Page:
U.S. Lincoln-brand dealers face an Oct. 1 deadline to comply with new operating guidelines designed to make's luxury marque more competitive in the luxury-vehicle market.
The guidelines are intended to upgrade the customer experience, the auto maker says.'s plan to begin measuring compliance April 1 is among the pillars that support an aggressive strategy to breathe new energy into the storied brand.
Another pillar is a dealer network that is smaller than the current 1,100-store organization.
“Without those two elements, everything's lost,” says Ken Czubay, vice president-sales and marketing.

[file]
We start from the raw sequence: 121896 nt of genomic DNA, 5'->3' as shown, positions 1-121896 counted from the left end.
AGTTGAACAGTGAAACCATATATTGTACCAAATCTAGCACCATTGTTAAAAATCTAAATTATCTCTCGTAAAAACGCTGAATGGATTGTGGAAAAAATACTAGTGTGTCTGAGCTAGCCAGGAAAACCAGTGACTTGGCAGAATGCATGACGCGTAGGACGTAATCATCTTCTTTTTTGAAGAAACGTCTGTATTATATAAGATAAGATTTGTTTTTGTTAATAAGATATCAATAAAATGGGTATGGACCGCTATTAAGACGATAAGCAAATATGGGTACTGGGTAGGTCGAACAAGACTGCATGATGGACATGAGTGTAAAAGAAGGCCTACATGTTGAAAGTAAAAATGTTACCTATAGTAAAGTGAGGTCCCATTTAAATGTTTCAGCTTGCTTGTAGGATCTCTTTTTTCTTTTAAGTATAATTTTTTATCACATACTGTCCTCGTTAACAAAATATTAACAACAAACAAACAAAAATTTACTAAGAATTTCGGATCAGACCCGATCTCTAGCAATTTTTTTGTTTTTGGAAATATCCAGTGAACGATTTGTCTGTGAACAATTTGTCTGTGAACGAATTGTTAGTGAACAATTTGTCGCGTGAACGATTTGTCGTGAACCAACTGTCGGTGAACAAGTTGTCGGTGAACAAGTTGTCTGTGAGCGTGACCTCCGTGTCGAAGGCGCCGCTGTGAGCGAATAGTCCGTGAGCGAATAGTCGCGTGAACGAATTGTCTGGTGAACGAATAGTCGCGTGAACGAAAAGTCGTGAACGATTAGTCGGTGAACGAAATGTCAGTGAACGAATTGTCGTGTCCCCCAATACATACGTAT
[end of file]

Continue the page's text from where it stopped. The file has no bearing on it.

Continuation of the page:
The auto maker declines comment when asked how many dealers it hopes to cut nationwide.
's Lexus brand, the U.S.-market's luxury-segment leader for 11 years running, has fewer than 500 dealers and recorded 229,329 new-vehicle deliveries in 2010, according to Ward's data.
Lincoln's swollen network accounted for 179,023 sales last year, more than half of which were Mercury-brand vehicles, which Ford phased out of production last year.
But Czubay confirms a dealer-count bogey in the 320 range to cover the top 130 markets.
Lincoln has 434 dealers in those markets now, down from 500 in October when Ford first announced its plan to rejuvenate its luxury brand's business.
The operating guidelines outlined for dealers include implementation of a certified pre-owned vehicles program and customer-service upgrades, such as providing car washes and loaners.
Dealers largely seemed unfazed by the push to trim their numbers. “I think Lincoln has a bright future,” says Chuck Eide, general manager of Sioux Falls Ford in Sioux Falls, SD.